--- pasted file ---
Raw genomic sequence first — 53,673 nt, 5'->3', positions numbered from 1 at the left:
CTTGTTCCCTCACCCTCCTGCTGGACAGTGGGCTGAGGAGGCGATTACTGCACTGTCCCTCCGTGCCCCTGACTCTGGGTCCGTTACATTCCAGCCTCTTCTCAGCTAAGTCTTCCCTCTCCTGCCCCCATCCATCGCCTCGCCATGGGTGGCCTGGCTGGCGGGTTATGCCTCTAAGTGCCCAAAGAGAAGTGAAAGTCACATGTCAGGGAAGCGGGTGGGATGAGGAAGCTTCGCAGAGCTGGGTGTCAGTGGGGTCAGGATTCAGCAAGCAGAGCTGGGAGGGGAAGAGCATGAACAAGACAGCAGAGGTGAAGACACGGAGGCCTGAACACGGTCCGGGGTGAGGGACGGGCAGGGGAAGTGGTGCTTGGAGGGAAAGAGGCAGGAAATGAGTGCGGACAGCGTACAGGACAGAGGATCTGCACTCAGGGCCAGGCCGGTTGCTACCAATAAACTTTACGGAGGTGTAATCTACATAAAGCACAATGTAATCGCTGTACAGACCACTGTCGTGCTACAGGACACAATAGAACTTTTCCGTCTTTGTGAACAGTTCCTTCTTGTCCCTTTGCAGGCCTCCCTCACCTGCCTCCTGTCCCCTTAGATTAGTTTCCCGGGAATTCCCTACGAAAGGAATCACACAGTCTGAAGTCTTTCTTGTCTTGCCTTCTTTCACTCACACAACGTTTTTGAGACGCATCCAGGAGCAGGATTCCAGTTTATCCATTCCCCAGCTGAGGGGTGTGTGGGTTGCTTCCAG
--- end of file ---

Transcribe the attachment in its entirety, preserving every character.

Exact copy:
Raw genomic sequence first — 53,673 nt, 5'->3', positions numbered from 1 at the left:
CTTGTTCCCTCACCCTCCTGCTGGACAGTGGGCTGAGGAGGCGATTACTGCACTGTCCCTCCGTGCCCCTGACTCTGGGTCCGTTACATTCCAGCCTCTTCTCAGCTAAGTCTTCCCTCTCCTGCCCCCATCCATCGCCTCGCCATGGGTGGCCTGGCTGGCGGGTTATGCCTCTAAGTGCCCAAAGAGAAGTGAAAGTCACATGTCAGGGAAGCGGGTGGGATGAGGAAGCTTCGCAGAGCTGGGTGTCAGTGGGGTCAGGATTCAGCAAGCAGAGCTGGGAGGGGAAGAGCATGAACAAGACAGCAGAGGTGAAGACACGGAGGCCTGAACACGGTCCGGGGTGAGGGACGGGCAGGGGAAGTGGTGCTTGGAGGGAAAGAGGCAGGAAATGAGTGCGGACAGCGTACAGGACAGAGGATCTGCACTCAGGGCCAGGCCGGTTGCTACCAATAAACTTTACGGAGGTGTAATCTACATAAAGCACAATGTAATCGCTGTACAGACCACTGTCGTGCTACAGGACACAATAGAACTTTTCCGTCTTTGTGAACAGTTCCTTCTTGTCCCTTTGCAGGCCTCCCTCACCTGCCTCCTGTCCCCTTAGATTAGTTTCCCGGGAATTCCCTACGAAAGGAATCACACAGTCTGAAGTCTTTCTTGTCTTGCCTTCTTTCACTCACACAACGTTTTTGAGACGCATCCAGGAGCAGGATTCCAGTTTATCCATTCCCCAGCTGAGGGGTGTGTGGGTTGCTTCCAG